Nov 3, 2016 11:16am
Intensive home health care, an alternative to hospital admission, offers the potential to ease bed-capacity problems, cut costs and improve patient satisfaction, according to a perspective article published in The New England Journal of Medicine.
It’s an idea being used countries such as United Kingdom, France, New Zealand, and Australia, write authors Luis Ticona, a health policy and management fellow at Massachusetts General Hospital, and Kevin Schulman, a professor of medicine in the Duke University School of Medicine. Multidisciplinary teams provide acute-level care in patients’ homes after they’re evaluated and diagnosed in the emergency department or after a brief hospitalization. With physician oversight, nurses provide customized comprehensive services, such as home infusion, telehealth visits, on-site tests and pharmacy.
Nov 2, 2016 1:58pm
Barely two weeks ago, I pondered whether the government’s ‘entice and goad’ approach in the Medicare Access and CHIP Reauthorization Act (MACRA) would spur electronic health record vendors into being better partners. While vendors aren’t subject to MACRA, the law encourages vendors to help providers meet their goals by supporting them with better technology and more interoperability support.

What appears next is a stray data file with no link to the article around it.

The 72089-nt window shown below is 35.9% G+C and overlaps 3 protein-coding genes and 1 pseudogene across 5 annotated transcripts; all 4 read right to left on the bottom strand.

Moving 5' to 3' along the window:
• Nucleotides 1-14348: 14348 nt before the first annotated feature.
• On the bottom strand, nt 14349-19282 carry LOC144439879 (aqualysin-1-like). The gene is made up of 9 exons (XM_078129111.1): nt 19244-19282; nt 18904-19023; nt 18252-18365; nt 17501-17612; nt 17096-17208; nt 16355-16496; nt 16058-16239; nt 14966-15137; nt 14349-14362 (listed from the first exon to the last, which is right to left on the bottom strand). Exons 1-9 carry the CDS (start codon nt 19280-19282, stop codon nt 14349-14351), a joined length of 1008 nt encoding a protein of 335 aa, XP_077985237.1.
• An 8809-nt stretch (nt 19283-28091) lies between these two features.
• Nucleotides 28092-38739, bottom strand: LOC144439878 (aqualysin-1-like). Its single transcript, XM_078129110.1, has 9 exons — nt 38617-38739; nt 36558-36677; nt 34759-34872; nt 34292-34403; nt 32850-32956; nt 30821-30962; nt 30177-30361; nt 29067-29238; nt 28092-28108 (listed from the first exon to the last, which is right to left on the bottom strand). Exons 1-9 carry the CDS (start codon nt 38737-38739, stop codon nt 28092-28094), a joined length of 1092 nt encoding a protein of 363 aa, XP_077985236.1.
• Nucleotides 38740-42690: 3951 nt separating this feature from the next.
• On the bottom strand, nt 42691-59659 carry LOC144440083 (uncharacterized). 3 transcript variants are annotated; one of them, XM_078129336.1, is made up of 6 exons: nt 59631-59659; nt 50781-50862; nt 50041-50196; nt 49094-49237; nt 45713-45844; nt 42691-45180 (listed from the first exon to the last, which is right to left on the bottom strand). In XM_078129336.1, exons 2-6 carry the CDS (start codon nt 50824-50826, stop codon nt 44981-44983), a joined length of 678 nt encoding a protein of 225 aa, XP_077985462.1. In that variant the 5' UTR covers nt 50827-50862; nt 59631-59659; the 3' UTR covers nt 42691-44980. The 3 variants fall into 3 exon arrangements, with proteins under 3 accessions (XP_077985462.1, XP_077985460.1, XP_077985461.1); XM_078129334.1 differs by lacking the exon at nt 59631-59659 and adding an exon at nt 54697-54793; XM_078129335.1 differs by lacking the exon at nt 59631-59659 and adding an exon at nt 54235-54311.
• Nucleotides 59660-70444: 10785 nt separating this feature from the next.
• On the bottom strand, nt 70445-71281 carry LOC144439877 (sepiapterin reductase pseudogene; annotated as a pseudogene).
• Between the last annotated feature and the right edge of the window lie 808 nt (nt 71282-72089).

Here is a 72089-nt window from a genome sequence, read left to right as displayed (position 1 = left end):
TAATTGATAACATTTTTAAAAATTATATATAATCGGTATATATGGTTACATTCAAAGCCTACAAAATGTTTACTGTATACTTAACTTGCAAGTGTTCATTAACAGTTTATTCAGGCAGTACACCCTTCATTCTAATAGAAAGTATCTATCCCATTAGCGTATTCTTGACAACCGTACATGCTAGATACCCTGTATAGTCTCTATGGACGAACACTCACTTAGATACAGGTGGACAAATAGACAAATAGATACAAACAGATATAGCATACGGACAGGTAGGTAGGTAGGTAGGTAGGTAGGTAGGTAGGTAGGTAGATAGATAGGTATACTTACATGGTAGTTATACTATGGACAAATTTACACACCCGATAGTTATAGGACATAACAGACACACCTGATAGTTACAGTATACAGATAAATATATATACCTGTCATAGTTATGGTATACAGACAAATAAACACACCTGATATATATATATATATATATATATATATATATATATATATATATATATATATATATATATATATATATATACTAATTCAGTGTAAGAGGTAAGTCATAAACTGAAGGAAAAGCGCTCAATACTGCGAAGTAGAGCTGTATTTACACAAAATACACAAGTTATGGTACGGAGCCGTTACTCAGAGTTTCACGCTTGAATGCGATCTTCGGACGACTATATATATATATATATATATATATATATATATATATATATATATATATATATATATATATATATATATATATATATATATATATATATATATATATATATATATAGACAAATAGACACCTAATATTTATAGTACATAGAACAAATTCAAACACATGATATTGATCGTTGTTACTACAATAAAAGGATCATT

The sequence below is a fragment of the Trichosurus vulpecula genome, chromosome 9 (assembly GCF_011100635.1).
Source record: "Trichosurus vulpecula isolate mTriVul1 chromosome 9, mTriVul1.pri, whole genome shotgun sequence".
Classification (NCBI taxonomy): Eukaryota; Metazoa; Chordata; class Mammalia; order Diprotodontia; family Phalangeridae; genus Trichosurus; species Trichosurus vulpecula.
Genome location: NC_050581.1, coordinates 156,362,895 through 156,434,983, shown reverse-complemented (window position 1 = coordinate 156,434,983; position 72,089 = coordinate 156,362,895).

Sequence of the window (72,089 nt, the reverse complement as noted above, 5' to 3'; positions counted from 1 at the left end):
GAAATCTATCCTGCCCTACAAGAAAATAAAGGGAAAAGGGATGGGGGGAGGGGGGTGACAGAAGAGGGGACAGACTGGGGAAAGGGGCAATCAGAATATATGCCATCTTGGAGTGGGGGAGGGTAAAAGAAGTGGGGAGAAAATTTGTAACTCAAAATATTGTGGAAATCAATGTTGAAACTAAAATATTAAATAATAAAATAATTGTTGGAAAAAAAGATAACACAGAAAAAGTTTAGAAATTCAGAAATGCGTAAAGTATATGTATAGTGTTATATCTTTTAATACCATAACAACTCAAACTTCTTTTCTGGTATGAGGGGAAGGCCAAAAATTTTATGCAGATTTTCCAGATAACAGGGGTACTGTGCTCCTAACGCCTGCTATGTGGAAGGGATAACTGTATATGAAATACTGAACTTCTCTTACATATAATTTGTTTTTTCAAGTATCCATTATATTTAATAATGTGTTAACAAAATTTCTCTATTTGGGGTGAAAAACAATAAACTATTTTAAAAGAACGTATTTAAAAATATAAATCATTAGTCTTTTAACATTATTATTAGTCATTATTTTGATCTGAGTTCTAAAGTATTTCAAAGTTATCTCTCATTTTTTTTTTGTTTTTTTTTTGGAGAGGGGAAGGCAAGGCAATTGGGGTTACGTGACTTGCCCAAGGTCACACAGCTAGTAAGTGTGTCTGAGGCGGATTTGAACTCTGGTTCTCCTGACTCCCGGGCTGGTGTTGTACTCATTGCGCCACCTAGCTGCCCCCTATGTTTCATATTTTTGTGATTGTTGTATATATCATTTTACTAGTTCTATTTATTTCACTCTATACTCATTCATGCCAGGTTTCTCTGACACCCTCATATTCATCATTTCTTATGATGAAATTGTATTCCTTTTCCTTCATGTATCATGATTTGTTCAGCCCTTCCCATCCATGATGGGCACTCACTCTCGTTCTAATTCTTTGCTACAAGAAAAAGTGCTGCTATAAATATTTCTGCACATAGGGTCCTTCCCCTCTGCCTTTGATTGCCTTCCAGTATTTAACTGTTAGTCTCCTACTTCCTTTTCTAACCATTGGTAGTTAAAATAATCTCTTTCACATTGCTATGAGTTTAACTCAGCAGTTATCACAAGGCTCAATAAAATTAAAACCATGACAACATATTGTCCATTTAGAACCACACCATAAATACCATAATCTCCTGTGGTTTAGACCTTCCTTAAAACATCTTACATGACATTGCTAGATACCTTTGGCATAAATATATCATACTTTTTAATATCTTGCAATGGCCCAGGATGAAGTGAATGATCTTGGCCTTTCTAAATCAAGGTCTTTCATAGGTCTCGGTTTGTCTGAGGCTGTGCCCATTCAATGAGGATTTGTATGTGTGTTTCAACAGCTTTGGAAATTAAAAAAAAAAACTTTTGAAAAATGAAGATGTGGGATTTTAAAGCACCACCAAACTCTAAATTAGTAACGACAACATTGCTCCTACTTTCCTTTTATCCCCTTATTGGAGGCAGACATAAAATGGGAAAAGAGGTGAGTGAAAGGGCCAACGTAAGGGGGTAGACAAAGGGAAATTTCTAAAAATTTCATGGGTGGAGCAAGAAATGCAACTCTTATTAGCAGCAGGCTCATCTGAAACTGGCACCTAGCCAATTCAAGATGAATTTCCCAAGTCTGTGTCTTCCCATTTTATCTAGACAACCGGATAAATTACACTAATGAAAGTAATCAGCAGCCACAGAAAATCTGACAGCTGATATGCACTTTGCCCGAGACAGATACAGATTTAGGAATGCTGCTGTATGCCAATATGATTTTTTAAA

It looks like we may already have our answer: no.
Vendors, it seems, are interfering with physicians’ ability to share EHR data with registries operatives by specialty societies, such as the American Academy of Dermatology and the American College of Cardiology, according to Politico. These registries have particular expertise in their respective specialties and collect information for research and clinical purposes. They also help physicians meet their reporting and interoperability requirements under MACRA.
Published November 02 2016, 7:04am EDT
The American Medical Association on Tuesday launched a new “health systems science” textbook designed to provide medical students with a modernized curriculum that properly prepares future physicians for a 21st century healthcare system, including the successful use of electronic health records.
“Emerging technologies are rapidly changing the world and the practice of medicine. And, yet, for all of these advancements, the way we train and educate new doctors actually hasn’t changed that much,” said AMA CEO James Madara, MD.